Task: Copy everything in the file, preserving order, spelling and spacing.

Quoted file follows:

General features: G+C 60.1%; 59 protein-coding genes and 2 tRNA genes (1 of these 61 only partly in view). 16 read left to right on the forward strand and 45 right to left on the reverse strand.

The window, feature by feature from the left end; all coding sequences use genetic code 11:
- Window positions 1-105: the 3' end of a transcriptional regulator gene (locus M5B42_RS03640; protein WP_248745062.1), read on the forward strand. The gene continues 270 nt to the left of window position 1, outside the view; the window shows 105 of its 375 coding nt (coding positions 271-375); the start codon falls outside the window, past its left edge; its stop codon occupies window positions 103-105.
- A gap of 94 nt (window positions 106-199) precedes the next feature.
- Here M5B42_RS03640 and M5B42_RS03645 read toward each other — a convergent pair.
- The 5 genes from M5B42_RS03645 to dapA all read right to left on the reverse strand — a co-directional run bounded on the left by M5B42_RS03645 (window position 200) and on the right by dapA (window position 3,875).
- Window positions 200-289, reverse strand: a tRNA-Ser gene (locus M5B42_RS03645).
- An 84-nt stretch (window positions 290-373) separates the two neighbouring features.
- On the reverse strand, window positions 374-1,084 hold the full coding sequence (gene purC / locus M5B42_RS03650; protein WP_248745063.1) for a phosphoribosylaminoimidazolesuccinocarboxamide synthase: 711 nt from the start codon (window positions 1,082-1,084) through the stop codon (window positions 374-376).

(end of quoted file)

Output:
General features: G+C 60.1%; 59 protein-coding genes and 2 tRNA genes (1 of these 61 only partly in view). 16 read left to right on the forward strand and 45 right to left on the reverse strand.

The window, feature by feature from the left end; all coding sequences use genetic code 11:
- Window positions 1-105: the 3' end of a transcriptional regulator gene (locus M5B42_RS03640; protein WP_248745062.1), read on the forward strand. The gene continues 270 nt to the left of window position 1, outside the view; the window shows 105 of its 375 coding nt (coding positions 271-375); the start codon falls outside the window, past its left edge; its stop codon occupies window positions 103-105.
- A gap of 94 nt (window positions 106-199) precedes the next feature.
- Here M5B42_RS03640 and M5B42_RS03645 read toward each other — a convergent pair.
- The 5 genes from M5B42_RS03645 to dapA all read right to left on the reverse strand — a co-directional run bounded on the left by M5B42_RS03645 (window position 200) and on the right by dapA (window position 3,875).
- Window positions 200-289, reverse strand: a tRNA-Ser gene (locus M5B42_RS03645).
- An 84-nt stretch (window positions 290-373) separates the two neighbouring features.
- On the reverse strand, window positions 374-1,084 hold the full coding sequence (gene purC / locus M5B42_RS03650; protein WP_248745063.1) for a phosphoribosylaminoimidazolesuccinocarboxamide synthase: 711 nt from the start codon (window positions 1,082-1,084) through the stop codon (window positions 374-376).